I recently returned from Philadelphia, where the American Chemical Society held its 244th national fall meeting. As always this was a massive affair, but fragments were well-represented, particularly in a nice session organized by Percy Carter, Debbie Loughney, and Romyr Dominique.
I opened the session by giving an introduction to fragment-screening, as well as an overview of some of the work we’re doing at Carmot. Andrew Good had perhaps the best title (“Fragment fat wobbles too”), and discussed some of the work done at Genzyme on Pim-1 kinase. Eric Manas next described some of the computational tools being used at GlaxoSmithKline, in particular strategies to deal with water. He also discussed the utility of looking for fragment analogs early in a project. In the last talk before the intermission, Chris Abell from the University of Cambridge described a number of projects from his group, starting with antimicrobial targets (such as this one); we’ll cover another in a separate post. Chris is unabashedly going after difficult targets, not just protein-protein interactions, but oligonucleotides – specifically riboswitches. There is only limited precedent for targeting RNA with fragments, so it will be fun to see how this progresses.
Francisco Talamas next described a nice example from Roche using FBLD to discover hepatitis C NS5B Palm I allosteric inhibitors. An HTS campaign of around 900,000 molecules yielded just 3 hits, none of which were advanced. A fragment screen of about 2700 fragments gave a better hit rate (5.9%), but of the 29 co-crystal structures attempted only a single structure was obtained. However, by combining the information from this crystal structure with information from other crystal structures, both proprietary and public, the researchers put together a set of rules to design a de novo fragment library tailored to this protein. This effort ultimately yielded compounds that were optimized to a clinical candidate.
Next, Nick Wurtz from Bristol-Myers Squibb described his company’s approach to discover neutral Factor VIIa inhibitors. The researchers used a combination of computational, functional, and biophysical approaches to find uncharged fragments that would bind in the P1 pocket, leading to a couple dozen crystal structures. Despite the low affinities of these fragments (typically mM), many of them could successfully be merged onto an existing series, replacing a positively charged moiety to yield potent molecules with better permeability. This is the first time I’ve seen a fragment story out of BMS, so I'm glad to see that they’re active in this area. This is also a prime example of what has been described as fragment-assisted drug discovery.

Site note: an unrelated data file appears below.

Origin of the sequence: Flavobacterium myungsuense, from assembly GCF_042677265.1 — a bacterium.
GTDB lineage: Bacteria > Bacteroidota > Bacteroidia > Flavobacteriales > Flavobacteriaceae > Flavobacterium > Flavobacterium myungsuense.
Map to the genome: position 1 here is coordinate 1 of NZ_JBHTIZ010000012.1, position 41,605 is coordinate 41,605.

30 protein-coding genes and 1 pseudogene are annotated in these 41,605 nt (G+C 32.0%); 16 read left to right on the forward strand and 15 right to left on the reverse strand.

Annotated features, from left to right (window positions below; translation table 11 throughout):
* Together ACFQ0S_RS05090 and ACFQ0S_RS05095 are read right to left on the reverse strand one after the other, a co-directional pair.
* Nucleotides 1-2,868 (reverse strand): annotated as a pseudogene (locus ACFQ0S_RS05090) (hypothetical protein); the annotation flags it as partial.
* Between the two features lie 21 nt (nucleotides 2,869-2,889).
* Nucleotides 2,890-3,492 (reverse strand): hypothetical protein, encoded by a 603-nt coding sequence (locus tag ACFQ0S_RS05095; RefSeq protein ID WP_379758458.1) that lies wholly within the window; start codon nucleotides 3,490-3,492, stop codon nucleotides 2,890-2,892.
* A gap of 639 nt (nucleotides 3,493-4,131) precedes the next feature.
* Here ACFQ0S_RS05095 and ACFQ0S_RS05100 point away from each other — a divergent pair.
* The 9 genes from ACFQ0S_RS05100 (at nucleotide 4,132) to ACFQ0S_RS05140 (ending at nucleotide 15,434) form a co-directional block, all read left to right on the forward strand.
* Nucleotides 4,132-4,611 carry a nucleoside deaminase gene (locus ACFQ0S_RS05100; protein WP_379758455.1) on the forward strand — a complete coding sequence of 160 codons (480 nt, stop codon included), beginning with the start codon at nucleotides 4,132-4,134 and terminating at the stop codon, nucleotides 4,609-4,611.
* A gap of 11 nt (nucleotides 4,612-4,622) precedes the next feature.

Finally, Prabha Ibrahim of Plexxikon gave a lovely overview of the discovery and development of vemurafenib, including a more detailed description of the SAR than has been presented in their earlier papers.
In addition to this dedicated session, there was a scattering of other talks and posters, including a notable poster from Timothy Rooney at the University of Oxford using fragment-based approaches to discover bromodomain inhibitors, a target class we’ve previously discussed.
A session entitled “A medicinal chemist’s toolbox” ranged over several topics of interest. Ernesto Freire of Johns Hopkins gave a great overview of thermodynamics in drug discovery, a topic we’ve previously covered. Most readers are probably familiar with the concept of enthalpy-entropy compensation, in which (for example) an added hydrogen bond fails to achieve the desired boost in potency due to unfavorable entropy. Recognizing this, he suggested that one should target groups in proteins that are already well-structured, so you don’t have to pay the cost of structuring a disordered part of the protein. He also suggested that if you introduce one hydrogen bond, you might be better off introducing a second one too, as the incremental entropic cost is likely to be low.
György Keserű of Gedeon Richter discussed the importance of avoiding lipophilicity by using tools such as LELP, which we’ve covered here and here. Continuing this theme, Kevin Freeman-Cook of Pfizer described two examples of using LLE in lead discovery programs, in particular calculating LLE values before making compounds. Although this may seem obvious, what was quite striking was the dramatic effect subtle changes in structure could make to ClogP values.
Of course, these are just a few of thousands of presentations. Please feel free to point out any that caught your eye, or expand on some of those mentioned above. And just a reminder, it’s only 4 weeks to FBLD 2012 in San Francisco – the biggest fragment event of the year!